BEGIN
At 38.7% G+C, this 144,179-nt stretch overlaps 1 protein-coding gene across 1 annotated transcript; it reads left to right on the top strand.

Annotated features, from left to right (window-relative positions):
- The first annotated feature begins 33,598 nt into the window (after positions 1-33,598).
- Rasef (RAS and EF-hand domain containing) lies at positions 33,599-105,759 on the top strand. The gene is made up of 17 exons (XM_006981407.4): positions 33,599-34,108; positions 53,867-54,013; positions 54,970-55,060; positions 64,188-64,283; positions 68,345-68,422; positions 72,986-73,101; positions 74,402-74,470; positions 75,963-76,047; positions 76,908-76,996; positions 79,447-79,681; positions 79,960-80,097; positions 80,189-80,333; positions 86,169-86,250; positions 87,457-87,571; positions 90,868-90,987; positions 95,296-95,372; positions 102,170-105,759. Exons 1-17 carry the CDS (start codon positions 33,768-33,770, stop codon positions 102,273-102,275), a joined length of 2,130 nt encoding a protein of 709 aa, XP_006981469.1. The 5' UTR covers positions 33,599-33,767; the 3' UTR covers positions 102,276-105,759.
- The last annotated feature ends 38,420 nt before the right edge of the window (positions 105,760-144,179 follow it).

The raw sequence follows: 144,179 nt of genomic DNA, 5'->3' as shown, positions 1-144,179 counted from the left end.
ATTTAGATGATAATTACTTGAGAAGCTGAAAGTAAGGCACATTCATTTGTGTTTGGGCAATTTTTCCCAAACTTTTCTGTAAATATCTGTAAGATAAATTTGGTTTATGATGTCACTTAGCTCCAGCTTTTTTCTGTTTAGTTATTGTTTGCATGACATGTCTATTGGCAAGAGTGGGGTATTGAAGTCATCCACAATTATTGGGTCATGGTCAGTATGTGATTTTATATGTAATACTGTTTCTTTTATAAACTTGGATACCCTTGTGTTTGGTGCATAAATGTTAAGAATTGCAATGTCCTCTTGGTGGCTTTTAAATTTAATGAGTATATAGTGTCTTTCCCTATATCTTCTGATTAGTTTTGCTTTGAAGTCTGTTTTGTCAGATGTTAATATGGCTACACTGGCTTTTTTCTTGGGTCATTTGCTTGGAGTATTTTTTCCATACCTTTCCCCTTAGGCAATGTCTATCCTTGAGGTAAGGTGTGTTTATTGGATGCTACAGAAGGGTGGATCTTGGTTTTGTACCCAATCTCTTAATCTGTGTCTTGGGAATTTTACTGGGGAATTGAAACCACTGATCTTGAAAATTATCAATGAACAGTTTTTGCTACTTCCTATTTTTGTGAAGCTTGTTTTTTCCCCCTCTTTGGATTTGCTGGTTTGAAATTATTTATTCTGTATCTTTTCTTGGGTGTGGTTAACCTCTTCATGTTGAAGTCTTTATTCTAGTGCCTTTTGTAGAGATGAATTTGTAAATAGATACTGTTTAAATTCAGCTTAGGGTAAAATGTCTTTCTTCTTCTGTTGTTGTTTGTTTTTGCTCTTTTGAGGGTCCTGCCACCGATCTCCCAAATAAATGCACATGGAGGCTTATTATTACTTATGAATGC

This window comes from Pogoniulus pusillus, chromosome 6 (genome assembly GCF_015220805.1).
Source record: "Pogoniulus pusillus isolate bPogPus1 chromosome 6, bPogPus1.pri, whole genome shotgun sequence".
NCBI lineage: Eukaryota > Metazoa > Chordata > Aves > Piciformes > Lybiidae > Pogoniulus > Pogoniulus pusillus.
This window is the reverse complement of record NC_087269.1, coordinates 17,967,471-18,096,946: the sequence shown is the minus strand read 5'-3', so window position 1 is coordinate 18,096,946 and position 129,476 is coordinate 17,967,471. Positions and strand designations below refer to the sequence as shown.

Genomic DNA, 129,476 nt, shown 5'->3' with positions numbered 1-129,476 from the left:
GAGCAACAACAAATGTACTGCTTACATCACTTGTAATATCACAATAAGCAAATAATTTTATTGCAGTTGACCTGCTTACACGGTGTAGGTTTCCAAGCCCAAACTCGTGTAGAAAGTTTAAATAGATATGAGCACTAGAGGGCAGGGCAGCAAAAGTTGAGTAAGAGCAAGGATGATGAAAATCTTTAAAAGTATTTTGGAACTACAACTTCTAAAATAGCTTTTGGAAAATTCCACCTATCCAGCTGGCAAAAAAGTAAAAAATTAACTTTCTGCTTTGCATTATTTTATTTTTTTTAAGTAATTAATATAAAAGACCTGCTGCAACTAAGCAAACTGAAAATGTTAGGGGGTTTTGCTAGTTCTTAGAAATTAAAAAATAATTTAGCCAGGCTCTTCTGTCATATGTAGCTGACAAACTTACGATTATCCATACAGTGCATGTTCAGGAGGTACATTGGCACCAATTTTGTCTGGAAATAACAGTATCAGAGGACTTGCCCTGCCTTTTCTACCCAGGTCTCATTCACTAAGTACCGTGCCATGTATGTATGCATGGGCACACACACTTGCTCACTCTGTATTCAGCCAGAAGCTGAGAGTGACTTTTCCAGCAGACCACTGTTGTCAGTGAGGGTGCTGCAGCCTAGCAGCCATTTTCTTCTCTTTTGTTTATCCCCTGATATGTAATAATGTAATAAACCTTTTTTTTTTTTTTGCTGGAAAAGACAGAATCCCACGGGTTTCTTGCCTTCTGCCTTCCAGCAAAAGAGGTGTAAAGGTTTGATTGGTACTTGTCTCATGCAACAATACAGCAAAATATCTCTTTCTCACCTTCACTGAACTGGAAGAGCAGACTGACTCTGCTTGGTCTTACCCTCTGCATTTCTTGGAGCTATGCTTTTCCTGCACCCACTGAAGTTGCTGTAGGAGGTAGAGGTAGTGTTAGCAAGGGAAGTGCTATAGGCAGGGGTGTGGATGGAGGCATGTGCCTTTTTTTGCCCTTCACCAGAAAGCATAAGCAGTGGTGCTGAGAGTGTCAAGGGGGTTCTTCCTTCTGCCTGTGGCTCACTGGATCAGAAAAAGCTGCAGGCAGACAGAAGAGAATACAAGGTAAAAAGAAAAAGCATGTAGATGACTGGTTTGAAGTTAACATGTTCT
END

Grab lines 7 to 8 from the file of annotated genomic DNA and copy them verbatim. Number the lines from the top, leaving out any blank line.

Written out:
ATTTAGATGATAATTACTTGAGAAGCTGAAAGTAAGGCACATTCATTTGTGTTTGGGCAATTTTTCCCAAACTTTTCTGTAAATATCTGTAAGATAAATTTGGTTTATGATGTCACTTAGCTCCAGCTTTTTTCTGTTTAGTTATTGTTTGCATGACATGTCTATTGGCAAGAGTGGGGTATTGAAGTCATCCACAATTATTGGGTCATGGTCAGTATGTGATTTTATATGTAATACTGTTTCTTTTATAAACTTGGATACCCTTGTGTTTGGTGCATAAATGTTAAGAATTGCAATGTCCTCTTGGTGGCTTTTAAATTTAATGAGTATATAGTGTCTTTCCCTATATCTTCTGATTAGTTTTGCTTTGAAGTCTGTTTTGTCAGATGTTAATATGGCTACACTGGCTTTTTTCTTGGGTCATTTGCTTGGAGTATTTTTTCCATACCTTTCCCCTTAGGCAATGTCTATCCTTGAGGTAAGGTGTGTTTATTGGATGCTACAGAAGGGTGGATCTTGGTTTTGTACCCAATCTCTTAATCTGTGTCTTGGGAATTTTACTGGGGAATTGAAACCACTGATCTTGAAAATTATCAATGAACAGTTTTTGCTACTTCCTATTTTTGTGAAGCTTGTTTTTTCCCCCTCTTTGGATTTGCTGGTTTGAAATTATTTATTCTGTATCTTTTCTTGGGTGTGGTTAACCTCTTCATGTTGAAGTCTTTATTCTAGTGCCTTTTGTAGAGATGAATTTGTAAATAGATACTGTTTAAATTCAGCTTAGGGTAAAATGTCTTTCTTCTTCTGTTGTTGTTTGTTTTTGCTCTTTTGAGGGTCCTGCCACCGATCTCCCAAATAAATGCACATGGAGGCTTATTATTACTTATGAATGC

This window comes from Pogoniulus pusillus, chromosome 6 (genome assembly GCF_015220805.1).